Games That Changed Our Lives: Tomb Raider

Steven at GameSpew writes: "Imagine a world without Lara Croft. The ridge-climbing, relic-seeking, ass-kicking English aristocrat with the curves of a genetically enhanced Page 3 model first somersaulted onto our screens in 1996, courtesy of Core Design.

The platform genre, previously the domain of primary-coloured cartoon characters with a kleptomania for rings and coins, would never be the same again.

Lara may have been glamorous but she was also gritty and grimy. She had looks worthy of a yacht in Monte Carlo but, to a gamer’s delight, was evidently happier rolling around mothballed tombs fighting wolves and mutants than posing at cocktail parties.

Packed with paradoxes, Lara was a tough girl from the world of privilege, an empowered female with a physique that seemed custom designed to feed male fantasies."

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Hellsvacancy1105d ago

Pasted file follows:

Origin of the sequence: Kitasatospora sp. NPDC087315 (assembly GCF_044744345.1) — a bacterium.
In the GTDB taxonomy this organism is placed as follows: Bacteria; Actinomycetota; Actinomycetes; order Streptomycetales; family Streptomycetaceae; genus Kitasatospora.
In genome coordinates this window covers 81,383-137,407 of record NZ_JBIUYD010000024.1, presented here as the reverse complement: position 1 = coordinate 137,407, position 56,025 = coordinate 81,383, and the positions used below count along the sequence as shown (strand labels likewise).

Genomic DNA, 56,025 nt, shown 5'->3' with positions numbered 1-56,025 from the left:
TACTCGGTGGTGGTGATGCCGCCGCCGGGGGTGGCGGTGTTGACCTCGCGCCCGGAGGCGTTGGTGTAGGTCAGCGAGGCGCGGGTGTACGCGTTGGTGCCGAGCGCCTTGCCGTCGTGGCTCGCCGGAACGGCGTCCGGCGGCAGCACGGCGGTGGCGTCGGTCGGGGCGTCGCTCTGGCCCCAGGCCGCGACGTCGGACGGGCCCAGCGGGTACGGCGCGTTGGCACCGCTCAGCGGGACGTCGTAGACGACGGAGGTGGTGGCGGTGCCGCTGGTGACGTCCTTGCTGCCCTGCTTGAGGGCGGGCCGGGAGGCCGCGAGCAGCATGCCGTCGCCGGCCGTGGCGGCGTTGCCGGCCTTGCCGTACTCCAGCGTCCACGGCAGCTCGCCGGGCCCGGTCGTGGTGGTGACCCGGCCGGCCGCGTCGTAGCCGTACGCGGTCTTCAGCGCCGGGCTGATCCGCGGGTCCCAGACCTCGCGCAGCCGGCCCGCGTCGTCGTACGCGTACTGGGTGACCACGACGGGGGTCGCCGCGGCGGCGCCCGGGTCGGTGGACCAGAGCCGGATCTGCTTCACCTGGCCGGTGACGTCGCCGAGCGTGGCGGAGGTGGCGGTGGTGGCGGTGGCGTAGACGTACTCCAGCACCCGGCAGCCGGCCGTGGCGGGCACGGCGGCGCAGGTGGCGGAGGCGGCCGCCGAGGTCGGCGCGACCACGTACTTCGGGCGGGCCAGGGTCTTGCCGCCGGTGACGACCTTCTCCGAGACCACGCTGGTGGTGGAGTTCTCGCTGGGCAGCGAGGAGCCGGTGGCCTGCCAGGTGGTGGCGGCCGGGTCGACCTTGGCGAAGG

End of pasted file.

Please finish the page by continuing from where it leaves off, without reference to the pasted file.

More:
Tomb Raider lmao, Final Fantasy 8 was a game changer for me, never liked TR

ThatEnglishDude1105d ago (Edited 1105d ago )

Tomb Raider, alongside Super Mario 64, defined the way we handle 3D adventure games to this day. Tomb Raider doesn't get nowhere near the recognition it deserves. It was also one of the first games to feature a strong female lead (yes, she was always a badass) if not a little sexualized, but hey - it was the 90's.

The level design in the early Tomb Raider games was incredible, and some of the most imaginative and creative in the genre. What they were able to achieve with such a limited engine and essentially being built on blocks was truly astounding.

It pioneered the action adventure platformer genre in ways that are still felt today. Unfortunately, due to series fatigue and a few very bad sequels, the original few games don't quite get the thanks and praise they should have. They were inspiring, original, creative, and changed everything. The games were atmospheric, moody, and made you feel completely lost and immersed in the world you were exploring. And that's the key word here - explore. You really were exploring these environments. No hand holding, no quest guides, no BS markers or obtrusive HUD, just you, the level, and the sound of your own footsteps. It was an incredible experience, and one that I'm glad to say I can go back and play to this day and have a blast doing so!